THE Economic and Financial Crimes Commission has concluded plans to commence the probe of the former President Goodluck Jonathan with investigations into the financial transactions of his ministers and aides.
The PUNCH learnt that the Chairman of the commission, Mr. Ibrahim Lamorde, had already directed that all petitions against former public officers at the federal level should be forwarded to him to be acted upon.
Findings showed that former ministers, special advisers, heads of parastatals and those of other Federal Government agencies would be invited for interrogation by the EFCC in a few weeks from now.
Our correspondents learnt that the anti-graft agency would focus on those whose establishments attracted huge allocations from the Federal Government when Jonathan was in power.
Such ministries and agencies, it was learnt, included defence, petroleum resources and power.
Three top sources in the anti-graft agency confided in one of our correspondents that Lamorde was “determined to expose any corrupt act during the administration of the former President.”
One of the sources, who confided in one of our correspondents, explained that anti-graft operatives had yet to arrest any of the former ministers, special advisers and heads of agencies who served under the former President.
The source said, “I am not aware of anybody who has been summoned or interrogated by the commission. Those to be interrogated would be determined by the gravity of the allegations against them as contained in the petitions.
“What happened last week was that a directive was issued to move all petitions against public office holders under the former President to the office of the Chairman.
“The files will be studied and assigned to units to handle the investigations. It is based on the petitions that people will be summoned.
“Most likely next week, action would be taken on those petition.”
But the Head of Media and Publicity of the EFCC, Mr. Wilson Uwajaren, denied knowledge of such a directive when one of our correspondents contacted him on the telephone on Monday.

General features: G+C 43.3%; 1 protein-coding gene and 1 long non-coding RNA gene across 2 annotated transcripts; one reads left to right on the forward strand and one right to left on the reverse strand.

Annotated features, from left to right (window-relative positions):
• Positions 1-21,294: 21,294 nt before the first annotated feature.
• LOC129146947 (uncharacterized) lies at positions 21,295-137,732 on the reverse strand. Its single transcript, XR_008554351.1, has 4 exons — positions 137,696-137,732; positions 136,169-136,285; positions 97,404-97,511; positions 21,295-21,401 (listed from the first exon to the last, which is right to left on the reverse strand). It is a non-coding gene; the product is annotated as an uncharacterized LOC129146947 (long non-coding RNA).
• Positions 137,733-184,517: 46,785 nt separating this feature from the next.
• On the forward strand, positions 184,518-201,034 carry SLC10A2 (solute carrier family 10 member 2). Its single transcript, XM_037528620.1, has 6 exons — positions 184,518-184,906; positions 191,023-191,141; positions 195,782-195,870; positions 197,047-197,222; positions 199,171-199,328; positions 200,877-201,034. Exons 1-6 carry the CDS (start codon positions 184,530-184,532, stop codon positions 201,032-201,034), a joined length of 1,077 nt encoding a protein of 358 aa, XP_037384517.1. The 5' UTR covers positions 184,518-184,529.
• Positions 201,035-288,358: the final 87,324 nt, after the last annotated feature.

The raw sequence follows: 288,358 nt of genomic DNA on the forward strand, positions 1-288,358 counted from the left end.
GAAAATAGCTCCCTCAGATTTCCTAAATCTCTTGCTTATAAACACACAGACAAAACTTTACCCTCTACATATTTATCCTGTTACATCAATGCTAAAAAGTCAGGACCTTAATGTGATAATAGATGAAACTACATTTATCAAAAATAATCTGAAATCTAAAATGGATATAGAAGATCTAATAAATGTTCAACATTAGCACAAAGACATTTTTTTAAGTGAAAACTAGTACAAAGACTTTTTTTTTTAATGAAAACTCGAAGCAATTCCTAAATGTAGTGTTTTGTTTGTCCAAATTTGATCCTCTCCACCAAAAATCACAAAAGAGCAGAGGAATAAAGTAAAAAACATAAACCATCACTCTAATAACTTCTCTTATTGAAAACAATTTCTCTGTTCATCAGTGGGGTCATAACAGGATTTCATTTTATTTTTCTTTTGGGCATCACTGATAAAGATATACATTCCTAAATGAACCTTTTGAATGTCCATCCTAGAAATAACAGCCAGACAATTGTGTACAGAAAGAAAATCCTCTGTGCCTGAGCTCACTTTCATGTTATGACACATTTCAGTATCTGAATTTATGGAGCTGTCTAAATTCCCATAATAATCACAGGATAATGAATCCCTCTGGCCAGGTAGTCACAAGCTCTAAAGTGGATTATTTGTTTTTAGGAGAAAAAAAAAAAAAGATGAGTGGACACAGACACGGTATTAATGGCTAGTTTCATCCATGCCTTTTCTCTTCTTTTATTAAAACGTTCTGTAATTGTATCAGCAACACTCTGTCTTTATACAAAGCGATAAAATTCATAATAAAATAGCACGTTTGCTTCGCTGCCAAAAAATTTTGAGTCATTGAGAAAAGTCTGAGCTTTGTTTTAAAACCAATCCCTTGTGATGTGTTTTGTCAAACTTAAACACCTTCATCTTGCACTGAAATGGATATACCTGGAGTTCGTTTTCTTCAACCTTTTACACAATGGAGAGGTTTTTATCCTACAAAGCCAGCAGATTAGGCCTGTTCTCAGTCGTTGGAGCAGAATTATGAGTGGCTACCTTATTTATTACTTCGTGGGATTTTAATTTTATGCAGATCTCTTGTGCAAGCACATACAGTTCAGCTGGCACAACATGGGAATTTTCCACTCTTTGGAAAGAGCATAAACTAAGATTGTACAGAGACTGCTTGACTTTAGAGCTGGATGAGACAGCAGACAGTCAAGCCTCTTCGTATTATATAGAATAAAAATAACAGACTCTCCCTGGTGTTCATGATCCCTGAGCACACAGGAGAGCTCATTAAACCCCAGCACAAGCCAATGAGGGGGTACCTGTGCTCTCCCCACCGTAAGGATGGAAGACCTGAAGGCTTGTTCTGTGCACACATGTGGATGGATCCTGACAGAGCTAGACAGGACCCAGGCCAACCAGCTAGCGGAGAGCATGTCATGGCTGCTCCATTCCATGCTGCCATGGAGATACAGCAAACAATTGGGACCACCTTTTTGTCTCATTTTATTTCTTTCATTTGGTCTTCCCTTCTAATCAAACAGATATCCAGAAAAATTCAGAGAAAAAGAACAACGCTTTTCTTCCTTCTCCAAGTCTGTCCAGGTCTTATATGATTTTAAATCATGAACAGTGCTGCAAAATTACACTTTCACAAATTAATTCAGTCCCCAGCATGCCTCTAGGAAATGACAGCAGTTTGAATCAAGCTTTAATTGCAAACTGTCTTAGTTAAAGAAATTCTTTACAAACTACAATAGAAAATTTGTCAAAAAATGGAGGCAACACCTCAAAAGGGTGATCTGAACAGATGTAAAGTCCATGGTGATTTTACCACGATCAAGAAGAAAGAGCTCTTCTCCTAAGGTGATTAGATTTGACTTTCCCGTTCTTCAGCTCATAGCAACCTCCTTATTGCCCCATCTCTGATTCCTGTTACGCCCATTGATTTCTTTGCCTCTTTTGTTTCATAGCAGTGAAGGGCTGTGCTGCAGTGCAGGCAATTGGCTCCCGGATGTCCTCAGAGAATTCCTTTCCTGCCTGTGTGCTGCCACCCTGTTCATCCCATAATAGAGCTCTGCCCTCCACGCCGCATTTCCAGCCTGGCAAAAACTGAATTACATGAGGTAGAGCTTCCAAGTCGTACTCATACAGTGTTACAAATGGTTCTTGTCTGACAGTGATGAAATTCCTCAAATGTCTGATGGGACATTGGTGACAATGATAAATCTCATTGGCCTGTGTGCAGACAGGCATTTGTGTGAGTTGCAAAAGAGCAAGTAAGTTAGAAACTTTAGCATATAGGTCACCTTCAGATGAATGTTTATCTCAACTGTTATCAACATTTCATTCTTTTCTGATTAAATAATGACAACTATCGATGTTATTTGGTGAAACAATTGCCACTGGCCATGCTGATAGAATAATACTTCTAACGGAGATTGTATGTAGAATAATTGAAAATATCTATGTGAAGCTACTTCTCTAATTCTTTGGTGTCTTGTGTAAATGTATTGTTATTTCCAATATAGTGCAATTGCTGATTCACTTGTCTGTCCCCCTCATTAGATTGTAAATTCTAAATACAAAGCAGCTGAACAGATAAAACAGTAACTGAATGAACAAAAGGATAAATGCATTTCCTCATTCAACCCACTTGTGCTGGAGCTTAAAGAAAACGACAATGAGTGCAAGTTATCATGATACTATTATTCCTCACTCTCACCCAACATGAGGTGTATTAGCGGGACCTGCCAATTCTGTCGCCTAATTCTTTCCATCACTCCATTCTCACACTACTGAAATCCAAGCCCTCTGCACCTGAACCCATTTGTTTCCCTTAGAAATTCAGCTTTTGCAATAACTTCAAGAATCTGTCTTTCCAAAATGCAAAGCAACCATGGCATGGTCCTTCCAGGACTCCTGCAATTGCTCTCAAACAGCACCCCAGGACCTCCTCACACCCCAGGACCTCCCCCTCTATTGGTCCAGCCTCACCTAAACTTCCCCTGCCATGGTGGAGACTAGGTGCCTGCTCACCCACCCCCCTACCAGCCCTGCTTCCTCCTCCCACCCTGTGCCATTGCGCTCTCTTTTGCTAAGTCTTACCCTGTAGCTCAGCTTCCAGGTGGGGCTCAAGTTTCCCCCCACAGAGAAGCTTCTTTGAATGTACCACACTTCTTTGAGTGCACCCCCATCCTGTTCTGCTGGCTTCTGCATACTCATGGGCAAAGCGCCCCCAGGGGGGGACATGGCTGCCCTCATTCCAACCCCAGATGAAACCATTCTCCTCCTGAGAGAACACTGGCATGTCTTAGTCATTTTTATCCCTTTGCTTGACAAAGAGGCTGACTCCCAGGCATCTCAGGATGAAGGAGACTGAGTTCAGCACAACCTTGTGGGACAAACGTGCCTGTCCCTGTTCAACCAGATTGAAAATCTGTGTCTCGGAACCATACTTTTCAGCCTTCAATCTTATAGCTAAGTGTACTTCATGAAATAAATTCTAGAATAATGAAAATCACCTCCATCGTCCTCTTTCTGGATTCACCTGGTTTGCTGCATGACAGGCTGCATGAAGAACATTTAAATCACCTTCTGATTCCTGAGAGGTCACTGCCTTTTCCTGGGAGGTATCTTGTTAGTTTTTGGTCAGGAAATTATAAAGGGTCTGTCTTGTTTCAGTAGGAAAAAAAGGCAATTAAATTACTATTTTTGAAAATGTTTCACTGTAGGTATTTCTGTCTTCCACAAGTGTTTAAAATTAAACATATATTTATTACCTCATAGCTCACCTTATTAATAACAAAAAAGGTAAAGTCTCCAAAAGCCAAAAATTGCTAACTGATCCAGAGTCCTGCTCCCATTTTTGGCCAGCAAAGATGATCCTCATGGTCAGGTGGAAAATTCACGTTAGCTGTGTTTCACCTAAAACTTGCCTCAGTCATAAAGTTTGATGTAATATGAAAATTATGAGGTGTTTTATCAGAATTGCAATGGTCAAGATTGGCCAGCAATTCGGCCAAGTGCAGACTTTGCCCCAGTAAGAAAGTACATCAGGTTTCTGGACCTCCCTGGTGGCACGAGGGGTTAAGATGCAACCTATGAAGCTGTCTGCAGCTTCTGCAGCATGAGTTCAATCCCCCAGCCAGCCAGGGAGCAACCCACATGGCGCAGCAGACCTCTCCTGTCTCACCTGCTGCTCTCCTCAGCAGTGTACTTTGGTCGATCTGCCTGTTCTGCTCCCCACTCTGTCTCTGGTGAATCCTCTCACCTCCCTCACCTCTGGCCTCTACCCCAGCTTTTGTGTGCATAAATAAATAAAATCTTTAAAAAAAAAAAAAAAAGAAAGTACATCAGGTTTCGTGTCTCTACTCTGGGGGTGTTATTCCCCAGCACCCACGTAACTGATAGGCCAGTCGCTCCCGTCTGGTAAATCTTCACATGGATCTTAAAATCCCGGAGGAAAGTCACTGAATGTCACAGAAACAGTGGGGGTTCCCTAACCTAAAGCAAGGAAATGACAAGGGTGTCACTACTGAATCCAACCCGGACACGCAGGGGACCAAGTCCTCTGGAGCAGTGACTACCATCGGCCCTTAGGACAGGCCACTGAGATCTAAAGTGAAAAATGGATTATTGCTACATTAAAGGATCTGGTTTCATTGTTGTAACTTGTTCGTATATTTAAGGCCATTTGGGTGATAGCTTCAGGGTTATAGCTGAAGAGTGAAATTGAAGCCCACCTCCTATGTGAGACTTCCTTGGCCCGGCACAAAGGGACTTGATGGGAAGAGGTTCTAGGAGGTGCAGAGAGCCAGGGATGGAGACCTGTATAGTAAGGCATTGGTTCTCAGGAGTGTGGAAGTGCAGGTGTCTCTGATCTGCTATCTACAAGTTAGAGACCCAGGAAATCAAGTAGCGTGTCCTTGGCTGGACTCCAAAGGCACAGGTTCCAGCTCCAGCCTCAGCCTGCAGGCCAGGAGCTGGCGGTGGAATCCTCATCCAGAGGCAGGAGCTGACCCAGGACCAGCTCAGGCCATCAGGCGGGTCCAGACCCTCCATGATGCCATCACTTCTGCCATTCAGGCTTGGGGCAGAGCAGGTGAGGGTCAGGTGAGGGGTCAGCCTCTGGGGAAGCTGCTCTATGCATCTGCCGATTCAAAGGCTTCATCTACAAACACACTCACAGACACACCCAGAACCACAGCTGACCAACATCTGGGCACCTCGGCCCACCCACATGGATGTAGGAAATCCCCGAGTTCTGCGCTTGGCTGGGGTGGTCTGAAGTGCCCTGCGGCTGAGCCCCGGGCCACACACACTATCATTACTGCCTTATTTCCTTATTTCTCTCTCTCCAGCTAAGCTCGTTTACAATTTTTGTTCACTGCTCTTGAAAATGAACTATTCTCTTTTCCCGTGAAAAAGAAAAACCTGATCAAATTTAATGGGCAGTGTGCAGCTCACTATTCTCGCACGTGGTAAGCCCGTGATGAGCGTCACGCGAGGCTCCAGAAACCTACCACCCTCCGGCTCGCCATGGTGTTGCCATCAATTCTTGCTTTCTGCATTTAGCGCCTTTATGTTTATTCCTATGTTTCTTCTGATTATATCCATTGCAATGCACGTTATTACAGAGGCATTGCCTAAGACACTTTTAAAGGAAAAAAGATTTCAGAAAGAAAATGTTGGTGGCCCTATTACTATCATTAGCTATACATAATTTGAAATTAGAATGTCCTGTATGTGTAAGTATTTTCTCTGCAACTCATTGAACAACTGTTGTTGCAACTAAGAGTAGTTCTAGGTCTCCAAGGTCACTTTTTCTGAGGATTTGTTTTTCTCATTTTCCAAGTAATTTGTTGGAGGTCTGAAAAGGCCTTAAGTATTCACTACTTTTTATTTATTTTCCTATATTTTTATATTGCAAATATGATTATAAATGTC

“I am not aware of the directive you are talking about. It is not to my knowledge,” the agency’s spokesman said.
Reacting to the development, the Deputy National Publicity Secretary of the Peoples Democratic Party, Alhaji Abdullahi Jalo, said the party was not afraid of a probe.
According to him, the party and former President Goodluck Jonathan have nothing to hide, saying all the party is asking for is that any probe must be within the ambit of the law.
Jalo said the PDP discharged its duty of providing leadership for Nigeria for 16 years and that it did so transparently.
He said, “I am sure Nigerians still remember that it was because of PDP’s desire to deal with the scourge of corruption that our government under the leadership of President Olusegun Obasanjo established the EFCC and the ICPC. The records are there.
“All we are asking for is that there must be fairness and justice. Whatever probe they want to carry out must have respect for the rule of law, good conscience and the fear of God.
“Such a probe must not be carried out based on vendetta or simply because somebody does not like the name or the face of somebody.”
Jalo also advised the All Progressives Congress-led administration to pay more attention to providing leadership to Nigeria “rather than dissipating energy in the pursuit of trivialities.”
Senior Special Adviser to the President on Media and Publicity, Mr. Femi Adesina, had, in an interview last week, said President Muhammadu Buhari would probe Jonathan’s government.
He had added that the present administration would recover billions of dollars, adding that “the world is too small a place for anybody to hide if you are running from justice.”
Adesina stated, “It doesn’t mean that anybody that has ill-gotten wealth will not regurgitate it. They will. Remember when he (Buhari) went to Germany for the G7 summit, he met with President Obama and Obama told him to just give us information on where the loot is hidden and we will help you recover it. The government has been working on that. So, that shows that looters will never go free.”
Operatives of the Department of State Services had invaded the houses of Jonathan’s National Security Adviser, Col. Sambo Dasuki (retd.), on Friday, forcing the former NSA to a house arrest for 24 hours.
The security agency in a statement the following day accused Dasuki of felony, misuse of power and possession of destructive weapons.
It said it recovered from Dasuki’s home seven high calibre rifles (high assault weapons), several magazines, military related gear and 12 new vehicles, including five bulletproof cars.
A top officer of the DSS had confided in one of our correspondents that Dasuki would face further interrogation this week.
Also, the ex-President’s Chief Security Officer, Gordon Obua, is being detained as part of investigations into the security spending at the Presidential Villa during his time.
A lawyer for Obua has raised the alarm about the detention of his client.
The lawyer, Onochie Onwuegbuna, said in a statement that Obua had been in detention since July 16 without being told what offence he committed.